While reading the Prophecy of the Popes, I noticed that the entry for the 111 Pope in the series reads: Glory of the olive (Gloria oliviae).

Wikipedia's article on this subject states:

Proponents of the prophecies generally try to draw a connection between Benedict and the Olivetan order to explain this motto: Benedict's choice of papal name is after Saint Benedict of Nursia, founder of the Benedictine Order, of which the Olivetans are one branch. Other explanations make reference to him as being a pope dedicated to peace and reconciliations of which the olive branch is the symbol.

The olive is considered the symbol of peace.

The use of a dove and olive branch as a symbol of peace originated with the early Christians, who portrayed the act of baptism accompanied by a dove holding an olive branch in its beak and also used the image on their sepulchres. The dove appears in many funerary inscriptions in the Roman catacombs, sometimes accompanied by the words in pace (Latin for "in peace"). - Peace symbols (Wikipedia)

When Cardinal Jorge Mario Bergoglio became Pope, he took the papal name of Francis in honor of St Francis of Assisi.

Furthermore St Francis of Assisi is also one of the patron saints of peace.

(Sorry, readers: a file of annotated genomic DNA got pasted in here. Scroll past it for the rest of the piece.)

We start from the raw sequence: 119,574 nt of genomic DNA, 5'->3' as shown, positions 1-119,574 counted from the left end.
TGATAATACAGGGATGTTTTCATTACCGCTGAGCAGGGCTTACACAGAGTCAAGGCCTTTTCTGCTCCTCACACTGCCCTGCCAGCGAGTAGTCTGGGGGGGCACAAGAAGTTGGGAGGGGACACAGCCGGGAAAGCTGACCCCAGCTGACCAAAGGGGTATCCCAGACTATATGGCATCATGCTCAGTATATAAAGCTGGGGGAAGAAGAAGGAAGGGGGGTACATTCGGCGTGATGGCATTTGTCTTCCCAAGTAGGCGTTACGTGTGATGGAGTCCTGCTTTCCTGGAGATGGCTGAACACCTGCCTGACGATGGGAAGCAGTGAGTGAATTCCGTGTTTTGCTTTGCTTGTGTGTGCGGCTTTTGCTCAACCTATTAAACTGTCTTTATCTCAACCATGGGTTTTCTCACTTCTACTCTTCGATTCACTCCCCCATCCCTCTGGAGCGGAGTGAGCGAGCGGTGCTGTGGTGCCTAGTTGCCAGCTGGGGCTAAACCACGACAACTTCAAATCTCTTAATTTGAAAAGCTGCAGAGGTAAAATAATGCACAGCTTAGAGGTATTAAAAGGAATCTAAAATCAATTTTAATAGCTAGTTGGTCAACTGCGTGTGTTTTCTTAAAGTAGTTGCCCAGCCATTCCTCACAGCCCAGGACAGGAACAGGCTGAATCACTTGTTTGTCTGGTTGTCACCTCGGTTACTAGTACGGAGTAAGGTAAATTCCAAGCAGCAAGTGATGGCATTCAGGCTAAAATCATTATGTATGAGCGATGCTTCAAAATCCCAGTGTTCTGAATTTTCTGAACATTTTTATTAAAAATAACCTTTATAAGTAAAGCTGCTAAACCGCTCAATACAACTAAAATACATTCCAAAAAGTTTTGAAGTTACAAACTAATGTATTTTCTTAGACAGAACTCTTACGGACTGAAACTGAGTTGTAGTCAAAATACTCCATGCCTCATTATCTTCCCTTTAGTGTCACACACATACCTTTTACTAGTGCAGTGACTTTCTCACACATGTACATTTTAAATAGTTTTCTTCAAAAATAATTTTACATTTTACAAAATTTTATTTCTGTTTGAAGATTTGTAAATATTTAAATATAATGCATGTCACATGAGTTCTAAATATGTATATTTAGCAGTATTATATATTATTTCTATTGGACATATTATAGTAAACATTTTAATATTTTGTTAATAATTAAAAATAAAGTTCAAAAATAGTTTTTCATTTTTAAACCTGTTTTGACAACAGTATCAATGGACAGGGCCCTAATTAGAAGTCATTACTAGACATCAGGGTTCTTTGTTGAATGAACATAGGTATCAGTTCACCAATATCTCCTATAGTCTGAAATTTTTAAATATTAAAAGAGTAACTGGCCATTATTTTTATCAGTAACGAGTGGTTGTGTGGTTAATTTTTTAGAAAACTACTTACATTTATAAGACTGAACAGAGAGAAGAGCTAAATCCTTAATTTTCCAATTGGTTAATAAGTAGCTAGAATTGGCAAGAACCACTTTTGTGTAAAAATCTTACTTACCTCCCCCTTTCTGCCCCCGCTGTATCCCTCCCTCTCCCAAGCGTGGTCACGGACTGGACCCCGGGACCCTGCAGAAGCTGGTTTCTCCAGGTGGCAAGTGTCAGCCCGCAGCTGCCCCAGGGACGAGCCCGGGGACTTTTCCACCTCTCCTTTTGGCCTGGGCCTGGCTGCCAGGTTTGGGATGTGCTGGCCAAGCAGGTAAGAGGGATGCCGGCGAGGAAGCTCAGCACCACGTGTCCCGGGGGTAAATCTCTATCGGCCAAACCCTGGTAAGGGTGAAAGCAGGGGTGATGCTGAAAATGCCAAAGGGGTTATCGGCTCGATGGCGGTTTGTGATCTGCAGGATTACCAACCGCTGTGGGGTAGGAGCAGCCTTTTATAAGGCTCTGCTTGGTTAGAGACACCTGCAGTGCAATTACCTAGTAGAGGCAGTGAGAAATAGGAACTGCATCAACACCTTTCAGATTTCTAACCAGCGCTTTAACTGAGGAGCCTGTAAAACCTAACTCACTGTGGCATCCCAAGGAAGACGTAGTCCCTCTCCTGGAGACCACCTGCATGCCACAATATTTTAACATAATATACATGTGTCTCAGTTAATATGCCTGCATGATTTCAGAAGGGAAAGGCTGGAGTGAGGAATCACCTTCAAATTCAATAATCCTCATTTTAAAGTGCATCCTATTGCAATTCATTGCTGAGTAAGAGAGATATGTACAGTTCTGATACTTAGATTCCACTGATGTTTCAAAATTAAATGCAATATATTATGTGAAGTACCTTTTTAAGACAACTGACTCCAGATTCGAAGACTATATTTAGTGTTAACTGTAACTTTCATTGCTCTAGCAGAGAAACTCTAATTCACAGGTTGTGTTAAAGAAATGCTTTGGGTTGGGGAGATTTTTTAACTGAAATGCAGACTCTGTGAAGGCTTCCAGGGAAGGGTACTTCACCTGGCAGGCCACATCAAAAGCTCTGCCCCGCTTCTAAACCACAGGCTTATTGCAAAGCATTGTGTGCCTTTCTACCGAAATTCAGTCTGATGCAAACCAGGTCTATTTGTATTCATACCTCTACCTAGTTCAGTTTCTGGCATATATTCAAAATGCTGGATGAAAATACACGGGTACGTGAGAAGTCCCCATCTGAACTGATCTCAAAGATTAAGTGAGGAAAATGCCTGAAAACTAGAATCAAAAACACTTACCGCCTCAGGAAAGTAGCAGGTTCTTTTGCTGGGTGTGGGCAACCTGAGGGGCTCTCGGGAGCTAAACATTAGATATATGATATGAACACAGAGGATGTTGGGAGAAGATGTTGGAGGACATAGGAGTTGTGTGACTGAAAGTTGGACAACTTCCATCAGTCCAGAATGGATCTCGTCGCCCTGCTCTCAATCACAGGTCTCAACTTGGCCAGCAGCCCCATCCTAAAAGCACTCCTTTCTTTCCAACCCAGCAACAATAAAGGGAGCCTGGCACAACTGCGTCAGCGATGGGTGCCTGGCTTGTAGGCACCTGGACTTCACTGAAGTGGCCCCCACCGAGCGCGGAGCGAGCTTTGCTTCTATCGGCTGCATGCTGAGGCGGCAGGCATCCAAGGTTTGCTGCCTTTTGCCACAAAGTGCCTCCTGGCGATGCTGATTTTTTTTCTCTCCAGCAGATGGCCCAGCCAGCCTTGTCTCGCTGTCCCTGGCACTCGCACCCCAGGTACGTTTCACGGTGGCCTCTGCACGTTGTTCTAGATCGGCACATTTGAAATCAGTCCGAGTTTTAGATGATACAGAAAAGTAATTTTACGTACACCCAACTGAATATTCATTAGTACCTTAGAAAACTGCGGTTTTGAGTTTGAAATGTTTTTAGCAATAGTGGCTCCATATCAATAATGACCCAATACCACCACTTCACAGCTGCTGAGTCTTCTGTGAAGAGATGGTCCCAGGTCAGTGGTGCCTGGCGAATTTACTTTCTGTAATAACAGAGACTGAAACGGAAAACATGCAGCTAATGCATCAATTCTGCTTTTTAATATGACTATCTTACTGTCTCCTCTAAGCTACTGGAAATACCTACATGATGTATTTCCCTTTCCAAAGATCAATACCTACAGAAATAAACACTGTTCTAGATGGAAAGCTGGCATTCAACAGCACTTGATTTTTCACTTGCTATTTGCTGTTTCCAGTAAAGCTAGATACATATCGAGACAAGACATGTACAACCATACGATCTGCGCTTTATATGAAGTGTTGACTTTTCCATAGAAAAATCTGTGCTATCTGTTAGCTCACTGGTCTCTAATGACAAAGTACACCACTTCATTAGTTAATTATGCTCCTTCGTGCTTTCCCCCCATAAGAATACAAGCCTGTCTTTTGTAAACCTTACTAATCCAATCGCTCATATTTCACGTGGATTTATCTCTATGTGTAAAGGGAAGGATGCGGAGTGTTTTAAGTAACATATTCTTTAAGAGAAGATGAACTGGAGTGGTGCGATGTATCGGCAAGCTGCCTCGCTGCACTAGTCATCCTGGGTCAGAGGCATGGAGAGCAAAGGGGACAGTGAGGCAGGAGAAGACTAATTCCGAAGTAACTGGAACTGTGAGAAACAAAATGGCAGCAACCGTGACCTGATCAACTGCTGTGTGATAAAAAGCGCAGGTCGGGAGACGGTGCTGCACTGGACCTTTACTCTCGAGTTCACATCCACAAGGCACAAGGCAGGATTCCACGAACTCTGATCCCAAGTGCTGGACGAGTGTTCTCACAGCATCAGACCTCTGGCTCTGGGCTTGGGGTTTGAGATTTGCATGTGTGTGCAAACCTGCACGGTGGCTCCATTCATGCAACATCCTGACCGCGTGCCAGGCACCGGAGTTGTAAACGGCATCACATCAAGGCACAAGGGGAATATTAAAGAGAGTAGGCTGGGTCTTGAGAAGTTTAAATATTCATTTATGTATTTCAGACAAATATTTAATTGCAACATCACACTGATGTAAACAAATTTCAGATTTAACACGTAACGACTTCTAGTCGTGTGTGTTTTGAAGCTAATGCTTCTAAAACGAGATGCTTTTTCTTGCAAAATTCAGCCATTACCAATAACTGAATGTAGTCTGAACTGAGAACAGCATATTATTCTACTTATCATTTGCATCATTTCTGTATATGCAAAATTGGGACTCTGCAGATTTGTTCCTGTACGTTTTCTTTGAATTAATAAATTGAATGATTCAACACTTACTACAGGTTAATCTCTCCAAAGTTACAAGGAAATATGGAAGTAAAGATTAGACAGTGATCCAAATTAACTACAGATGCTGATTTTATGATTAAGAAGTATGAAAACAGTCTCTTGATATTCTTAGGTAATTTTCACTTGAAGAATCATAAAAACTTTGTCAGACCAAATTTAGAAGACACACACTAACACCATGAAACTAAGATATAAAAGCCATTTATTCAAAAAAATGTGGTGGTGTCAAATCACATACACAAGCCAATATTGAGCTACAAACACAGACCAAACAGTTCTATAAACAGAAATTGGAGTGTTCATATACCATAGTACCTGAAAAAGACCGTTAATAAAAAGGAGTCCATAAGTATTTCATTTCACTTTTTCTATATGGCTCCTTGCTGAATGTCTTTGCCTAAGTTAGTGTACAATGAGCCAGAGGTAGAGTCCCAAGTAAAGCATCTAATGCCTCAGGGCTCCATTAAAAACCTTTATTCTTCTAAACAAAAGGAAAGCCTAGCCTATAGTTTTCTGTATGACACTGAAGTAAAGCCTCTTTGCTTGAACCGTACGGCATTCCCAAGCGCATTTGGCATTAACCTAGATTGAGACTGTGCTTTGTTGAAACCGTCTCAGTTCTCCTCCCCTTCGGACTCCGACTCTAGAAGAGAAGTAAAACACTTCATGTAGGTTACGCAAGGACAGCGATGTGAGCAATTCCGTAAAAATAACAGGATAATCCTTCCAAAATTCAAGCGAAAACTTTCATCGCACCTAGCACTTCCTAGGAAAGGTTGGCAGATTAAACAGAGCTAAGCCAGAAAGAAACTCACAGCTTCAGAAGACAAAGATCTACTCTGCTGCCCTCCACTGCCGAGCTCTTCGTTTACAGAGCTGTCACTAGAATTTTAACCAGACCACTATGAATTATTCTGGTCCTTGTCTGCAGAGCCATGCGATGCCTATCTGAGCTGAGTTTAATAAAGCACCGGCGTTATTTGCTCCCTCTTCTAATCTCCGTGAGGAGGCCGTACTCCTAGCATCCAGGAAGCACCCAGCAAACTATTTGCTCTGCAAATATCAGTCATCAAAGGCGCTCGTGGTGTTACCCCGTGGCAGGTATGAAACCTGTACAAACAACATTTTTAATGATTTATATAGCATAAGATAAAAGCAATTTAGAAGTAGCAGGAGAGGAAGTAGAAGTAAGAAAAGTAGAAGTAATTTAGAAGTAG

My question is quite simple.

Are there any known Catholic authors who have tried to interpret the papal reigns of Pope Benedict XVI and Pope Francis as being a single reign in order to make both of them fit into St Malachy's Gloria oliviae of his Prophecy of the Popes?

  • This does not look to me like an opinion-based question. It is not asking whether the reigns of these popes are a fulfillment of the prophecy, but whether there are any Catholic authors who have attempted to interpret them that way. This is a matter of objective, if recent and rather particular, history of Catholic interpretation. – Lee Woofenden Nov 2 '16 at 17:15
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    Please note that there are no evidence that this prophecy is really of St Malachie: the oldest known proof of existence is of the 16th century. E.g. in Mgr Léon Cristiani's Nostradamus, Malachie et compagnie. – Luc Nov 5 '16 at 17:11

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